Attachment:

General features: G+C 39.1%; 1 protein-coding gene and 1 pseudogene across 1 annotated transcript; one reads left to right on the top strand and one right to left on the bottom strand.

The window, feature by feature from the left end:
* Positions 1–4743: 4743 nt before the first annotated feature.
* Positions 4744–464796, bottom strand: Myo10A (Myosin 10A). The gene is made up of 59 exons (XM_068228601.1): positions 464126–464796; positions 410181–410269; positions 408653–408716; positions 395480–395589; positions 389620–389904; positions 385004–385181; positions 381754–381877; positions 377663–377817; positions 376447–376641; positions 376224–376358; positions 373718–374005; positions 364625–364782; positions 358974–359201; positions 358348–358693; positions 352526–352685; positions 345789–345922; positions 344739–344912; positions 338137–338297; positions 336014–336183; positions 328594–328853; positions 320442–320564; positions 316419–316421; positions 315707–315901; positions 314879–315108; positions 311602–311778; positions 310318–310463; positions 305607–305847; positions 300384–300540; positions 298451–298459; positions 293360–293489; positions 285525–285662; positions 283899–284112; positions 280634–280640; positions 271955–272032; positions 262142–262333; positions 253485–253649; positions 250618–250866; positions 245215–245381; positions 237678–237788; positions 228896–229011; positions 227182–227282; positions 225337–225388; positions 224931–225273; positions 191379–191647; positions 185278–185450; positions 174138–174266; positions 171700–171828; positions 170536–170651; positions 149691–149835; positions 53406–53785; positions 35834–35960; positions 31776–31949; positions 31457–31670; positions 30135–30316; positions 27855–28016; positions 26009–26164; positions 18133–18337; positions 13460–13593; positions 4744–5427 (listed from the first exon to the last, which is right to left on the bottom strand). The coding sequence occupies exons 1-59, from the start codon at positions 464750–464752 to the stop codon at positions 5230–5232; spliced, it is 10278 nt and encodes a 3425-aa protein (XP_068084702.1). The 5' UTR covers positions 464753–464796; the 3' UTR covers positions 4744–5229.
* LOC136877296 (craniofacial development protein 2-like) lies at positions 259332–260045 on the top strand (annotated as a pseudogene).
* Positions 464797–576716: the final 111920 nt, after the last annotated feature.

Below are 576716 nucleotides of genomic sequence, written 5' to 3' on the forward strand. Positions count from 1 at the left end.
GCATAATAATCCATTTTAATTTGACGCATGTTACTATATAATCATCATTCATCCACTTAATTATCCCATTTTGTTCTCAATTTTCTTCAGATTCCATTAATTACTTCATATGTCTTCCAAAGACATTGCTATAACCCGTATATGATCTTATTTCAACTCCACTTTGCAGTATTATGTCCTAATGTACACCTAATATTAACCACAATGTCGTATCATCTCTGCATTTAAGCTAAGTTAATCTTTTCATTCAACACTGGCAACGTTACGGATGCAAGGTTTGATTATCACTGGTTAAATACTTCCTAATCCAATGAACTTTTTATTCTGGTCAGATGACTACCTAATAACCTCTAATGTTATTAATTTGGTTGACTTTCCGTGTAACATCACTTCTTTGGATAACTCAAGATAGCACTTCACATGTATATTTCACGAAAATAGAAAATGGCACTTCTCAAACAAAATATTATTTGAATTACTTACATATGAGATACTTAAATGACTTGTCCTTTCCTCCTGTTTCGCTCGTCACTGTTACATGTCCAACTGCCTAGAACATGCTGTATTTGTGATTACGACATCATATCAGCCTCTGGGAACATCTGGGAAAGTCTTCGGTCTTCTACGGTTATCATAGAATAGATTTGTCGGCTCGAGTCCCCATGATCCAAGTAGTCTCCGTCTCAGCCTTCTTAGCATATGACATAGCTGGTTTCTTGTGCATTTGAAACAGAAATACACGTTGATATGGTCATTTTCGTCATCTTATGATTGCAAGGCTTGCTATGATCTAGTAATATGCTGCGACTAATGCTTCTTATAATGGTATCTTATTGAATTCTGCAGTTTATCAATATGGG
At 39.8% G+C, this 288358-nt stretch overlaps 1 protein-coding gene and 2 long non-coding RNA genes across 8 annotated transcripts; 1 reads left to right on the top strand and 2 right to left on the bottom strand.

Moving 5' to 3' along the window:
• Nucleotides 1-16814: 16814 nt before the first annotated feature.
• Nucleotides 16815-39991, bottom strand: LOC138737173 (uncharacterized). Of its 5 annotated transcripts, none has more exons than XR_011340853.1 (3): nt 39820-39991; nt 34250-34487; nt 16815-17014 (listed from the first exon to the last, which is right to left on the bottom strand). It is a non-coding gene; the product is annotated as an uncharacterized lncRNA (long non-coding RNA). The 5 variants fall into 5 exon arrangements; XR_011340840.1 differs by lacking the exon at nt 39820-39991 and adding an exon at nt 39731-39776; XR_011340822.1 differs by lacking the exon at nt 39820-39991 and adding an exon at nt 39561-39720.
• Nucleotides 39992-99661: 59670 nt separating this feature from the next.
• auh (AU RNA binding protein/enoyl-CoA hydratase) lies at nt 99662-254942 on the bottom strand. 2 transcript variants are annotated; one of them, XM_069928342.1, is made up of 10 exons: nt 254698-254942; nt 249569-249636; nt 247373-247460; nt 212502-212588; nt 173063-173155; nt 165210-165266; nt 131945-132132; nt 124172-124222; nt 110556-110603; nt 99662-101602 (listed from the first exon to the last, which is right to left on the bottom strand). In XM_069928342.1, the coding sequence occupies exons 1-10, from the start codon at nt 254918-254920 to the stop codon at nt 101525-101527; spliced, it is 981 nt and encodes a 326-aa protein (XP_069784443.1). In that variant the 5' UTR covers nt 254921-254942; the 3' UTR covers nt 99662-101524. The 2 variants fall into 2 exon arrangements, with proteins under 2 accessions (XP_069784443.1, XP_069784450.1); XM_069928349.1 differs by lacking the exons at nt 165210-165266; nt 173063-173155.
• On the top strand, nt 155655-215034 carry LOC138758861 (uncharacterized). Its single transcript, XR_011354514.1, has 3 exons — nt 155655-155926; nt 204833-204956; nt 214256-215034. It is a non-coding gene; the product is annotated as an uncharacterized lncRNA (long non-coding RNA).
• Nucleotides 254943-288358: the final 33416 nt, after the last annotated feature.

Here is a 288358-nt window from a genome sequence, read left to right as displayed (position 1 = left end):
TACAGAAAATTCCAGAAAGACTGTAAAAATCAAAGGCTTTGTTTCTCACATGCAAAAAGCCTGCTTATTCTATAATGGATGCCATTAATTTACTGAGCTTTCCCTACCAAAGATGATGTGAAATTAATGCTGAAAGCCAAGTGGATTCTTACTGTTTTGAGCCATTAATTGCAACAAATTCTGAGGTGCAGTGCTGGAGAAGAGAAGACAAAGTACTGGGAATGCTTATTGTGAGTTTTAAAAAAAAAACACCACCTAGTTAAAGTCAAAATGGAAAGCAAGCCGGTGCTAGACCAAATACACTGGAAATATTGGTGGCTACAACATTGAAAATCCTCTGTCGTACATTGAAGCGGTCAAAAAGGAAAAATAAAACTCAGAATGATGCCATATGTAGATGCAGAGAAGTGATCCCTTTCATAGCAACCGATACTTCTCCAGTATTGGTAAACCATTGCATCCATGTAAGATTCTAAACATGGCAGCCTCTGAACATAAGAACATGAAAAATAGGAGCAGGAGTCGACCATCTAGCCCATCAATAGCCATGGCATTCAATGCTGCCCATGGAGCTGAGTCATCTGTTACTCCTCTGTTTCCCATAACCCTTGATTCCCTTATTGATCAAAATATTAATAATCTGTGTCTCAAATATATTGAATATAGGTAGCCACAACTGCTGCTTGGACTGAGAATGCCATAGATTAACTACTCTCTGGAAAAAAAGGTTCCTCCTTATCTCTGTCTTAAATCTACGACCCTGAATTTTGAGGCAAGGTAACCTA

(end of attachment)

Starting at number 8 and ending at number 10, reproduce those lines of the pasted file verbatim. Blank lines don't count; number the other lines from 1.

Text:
GCATAATAATCCATTTTAATTTGACGCATGTTACTATATAATCATCATTCATCCACTTAATTATCCCATTTTGTTCTCAATTTTCTTCAGATTCCATTAATTACTTCATATGTCTTCCAAAGACATTGCTATAACCCGTATATGATCTTATTTCAACTCCACTTTGCAGTATTATGTCCTAATGTACACCTAATATTAACCACAATGTCGTATCATCTCTGCATTTAAGCTAAGTTAATCTTTTCATTCAACACTGGCAACGTTACGGATGCAAGGTTTGATTATCACTGGTTAAATACTTCCTAATCCAATGAACTTTTTATTCTGGTCAGATGACTACCTAATAACCTCTAATGTTATTAATTTGGTTGACTTTCCGTGTAACATCACTTCTTTGGATAACTCAAGATAGCACTTCACATGTATATTTCACGAAAATAGAAAATGGCACTTCTCAAACAAAATATTATTTGAATTACTTACATATGAGATACTTAAATGACTTGTCCTTTCCTCCTGTTTCGCTCGTCACTGTTACATGTCCAACTGCCTAGAACATGCTGTATTTGTGATTACGACATCATATCAGCCTCTGGGAACATCTGGGAAAGTCTTCGGTCTTCTACGGTTATCATAGAATAGATTTGTCGGCTCGAGTCCCCATGATCCAAGTAGTCTCCGTCTCAGCCTTCTTAGCATATGACATAGCTGGTTTCTTGTGCATTTGAAACAGAAATACACGTTGATATGGTCATTTTCGTCATCTTATGATTGCAAGGCTTGCTATGATCTAGTAATATGCTGCGACTAATGCTTCTTATAATGGTATCTTATTGAATTCTGCAGTTTATCAATATGGG
At 39.8% G+C, this 288358-nt stretch overlaps 1 protein-coding gene and 2 long non-coding RNA genes across 8 annotated transcripts; 1 reads left to right on the top strand and 2 right to left on the bottom strand.

Moving 5' to 3' along the window: